Ferrari 312 (F1): A Complete Historic Overview

Ferrari 312 (F1): A Complete Historic Overview

The era of the 312 Ferrari Formula One cars, through their highs and very many lows.

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Photos: Ferrari

Overall Performance

Year

Races

Wins

Podiums

Pole Positions

Fastest Laps

1966

9

2

6

3

4

1967

11

0

4

0

2

1968

12

1

5

4

0

1969

11

0

1

5

0

1970

13

4

9

3

7

1971

11

2

7

3

4

1972

12

1

6

4

3

1973

15

0

0

0

0

1974

15

3

12

11

6

1975

14

6

11

9

6

1976

16

6

13

4

7

1977

17

4

16

2

3

1978

17

5

9

2

3

1979

15

6

13

2

6

1980

14

0

0

0

0

Total

202

40

112

52

51

 

Ferrari campaigned the first 312 car – called the 312 F1 – in the 1966 F1 Season. The designation 312 meant the cars were fitted with a 3.0-L 12-cylinder engine. The Ferrari 312 B (1970) and Ferrari 312 T (1975) are two of the major upgrades compared to other cars that were considered updates.

With 27 race wins, 4 Constructors’ and 3 Drivers’ Championships, the Ferrari 312 T series (1975 – 1980) is the most successful car in the history of the sport.

1966 Ferrari 312 F1

1966 Ferrari 312 F1

The V12 engine returned to Formula One but it wasn’t an easy ride for the famous team in red. New rules came with the new season, the 1.5-L supercharged engine and three-litre aspirated engine favoured the Ferrari, but the car was too commanding, prone to their English competition. Ferrari only managed two victories in that season.

1967 Ferrari 312 F1-67

1967 Ferrari 312 F1-67

1967 was a year to forget for Ferrari but to also remember a special someone, Lorenzo Bandini, who lost his life three days after his terrific crash at the Monaco Grand Prix in May.  The 312 F1-67 was an updated version of the previous year, it was a lot lighter but asked a lot from the driver. The car was competing for the championship but after the loss, Ferrari weren't satisfied with the continuation of the season, due to competitors using avant-garde technology, resulting in a P4 finish.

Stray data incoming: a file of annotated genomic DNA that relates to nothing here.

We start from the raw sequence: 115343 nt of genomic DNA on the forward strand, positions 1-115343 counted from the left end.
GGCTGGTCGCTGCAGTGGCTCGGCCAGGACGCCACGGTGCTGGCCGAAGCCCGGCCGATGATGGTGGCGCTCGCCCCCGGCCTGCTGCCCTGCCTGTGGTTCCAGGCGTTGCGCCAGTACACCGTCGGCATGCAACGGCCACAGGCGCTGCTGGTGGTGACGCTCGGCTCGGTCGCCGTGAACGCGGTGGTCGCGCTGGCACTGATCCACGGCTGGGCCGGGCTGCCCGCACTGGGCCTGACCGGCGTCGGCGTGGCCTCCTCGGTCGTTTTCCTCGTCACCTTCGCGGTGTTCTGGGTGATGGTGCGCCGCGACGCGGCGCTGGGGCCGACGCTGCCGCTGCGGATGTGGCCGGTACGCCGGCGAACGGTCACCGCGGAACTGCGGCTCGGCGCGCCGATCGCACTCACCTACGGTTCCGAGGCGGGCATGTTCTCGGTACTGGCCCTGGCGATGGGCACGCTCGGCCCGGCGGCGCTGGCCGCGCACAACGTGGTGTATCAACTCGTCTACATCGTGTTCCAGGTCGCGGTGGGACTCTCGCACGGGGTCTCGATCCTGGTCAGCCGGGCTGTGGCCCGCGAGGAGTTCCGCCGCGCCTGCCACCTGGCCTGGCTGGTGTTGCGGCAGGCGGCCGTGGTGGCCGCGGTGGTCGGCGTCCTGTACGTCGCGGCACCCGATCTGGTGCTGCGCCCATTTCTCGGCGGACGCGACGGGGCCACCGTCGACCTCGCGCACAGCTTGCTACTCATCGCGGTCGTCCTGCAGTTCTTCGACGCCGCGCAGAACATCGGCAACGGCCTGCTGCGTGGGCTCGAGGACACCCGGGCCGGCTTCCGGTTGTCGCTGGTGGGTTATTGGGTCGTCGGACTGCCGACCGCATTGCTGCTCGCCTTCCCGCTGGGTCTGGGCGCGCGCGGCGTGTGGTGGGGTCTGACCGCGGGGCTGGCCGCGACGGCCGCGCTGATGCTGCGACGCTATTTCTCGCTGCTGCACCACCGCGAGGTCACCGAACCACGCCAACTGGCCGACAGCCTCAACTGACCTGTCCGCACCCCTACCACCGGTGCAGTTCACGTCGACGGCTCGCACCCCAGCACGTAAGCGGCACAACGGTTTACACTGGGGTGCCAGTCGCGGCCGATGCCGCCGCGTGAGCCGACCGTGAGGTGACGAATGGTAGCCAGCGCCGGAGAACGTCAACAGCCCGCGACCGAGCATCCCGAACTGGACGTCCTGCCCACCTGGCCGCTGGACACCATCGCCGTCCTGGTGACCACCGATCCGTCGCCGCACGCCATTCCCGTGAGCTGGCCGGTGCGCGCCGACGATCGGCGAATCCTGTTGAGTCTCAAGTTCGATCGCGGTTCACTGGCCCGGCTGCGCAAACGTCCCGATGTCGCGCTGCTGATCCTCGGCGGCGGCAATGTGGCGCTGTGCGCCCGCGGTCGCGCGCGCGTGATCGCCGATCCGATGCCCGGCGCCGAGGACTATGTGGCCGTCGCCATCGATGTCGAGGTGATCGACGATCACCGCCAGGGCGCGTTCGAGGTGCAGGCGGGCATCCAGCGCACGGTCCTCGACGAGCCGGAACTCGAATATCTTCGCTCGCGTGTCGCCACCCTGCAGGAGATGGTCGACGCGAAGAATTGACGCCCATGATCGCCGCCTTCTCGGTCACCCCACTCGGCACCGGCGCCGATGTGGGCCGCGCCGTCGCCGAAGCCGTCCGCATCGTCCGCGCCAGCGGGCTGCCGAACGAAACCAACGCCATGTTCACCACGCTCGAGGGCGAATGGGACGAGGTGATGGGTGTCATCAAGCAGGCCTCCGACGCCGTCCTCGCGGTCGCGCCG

1968 Ferrari 312 F1-68

1968 Ferrari 312 F1-68

The 312 F1-68 had a few structural and aerodynamic adjustments with a four valves per cylinder engine, which made it aggressive towards the championship but not reliable. Ferrari created the first single-seater with wings, other teams followed but it yet got banned due to three spectators sadly losing their lives.

1969 Ferrari 312 F1-69

1969 Ferrari 312 F1-69

Continuing with the V12 engine, the 312 F1-69 was developed further and given a powerful engine, aerodynamics improved with new front flaps and a full width rear wing. With the new designs of the car, Ferrari were hopeful this season, but it wasn’t their time. The 312 F1-69 failed on them, reaching the end of its life, therefore they had to bring in the 1968 model for the last few races. Fiat bought a stake in the company this year, Ferrari also still having control over their racing activities.

1970 Ferrari 312 B

1970 Ferrari 312 B

A fresh start with a new series of twelve-cylinder boxer engines, making the car more competitive with the top team, Lotus Ford. Testing began back in September of 1969 for the 312 B, but Chris Amon wasn’t given the choice to race in the car in the Italian Grand Prix, after it broke in three tests at Modena. The car was quick but not reliable at the start, too many faults happened with the car. In various grand prix’, there were a few issues, flat-twelve valve gear broke, oil leak, failure from the differential and a broken clutch. Taking pole position multiple times but the car wasn’t working for the team.

1971 Ferrari 312 B2

1971 Ferrari 312 B2

The 312 B2 debuted in Monaco in May, even though it was presented in January. The B2 was a completely different car, the nose cone was low, the rear suspension had been redesigned with twin struts, spring/dampener group attached above the gearbox, and the rear wing mounted to an appendage of the roll bar.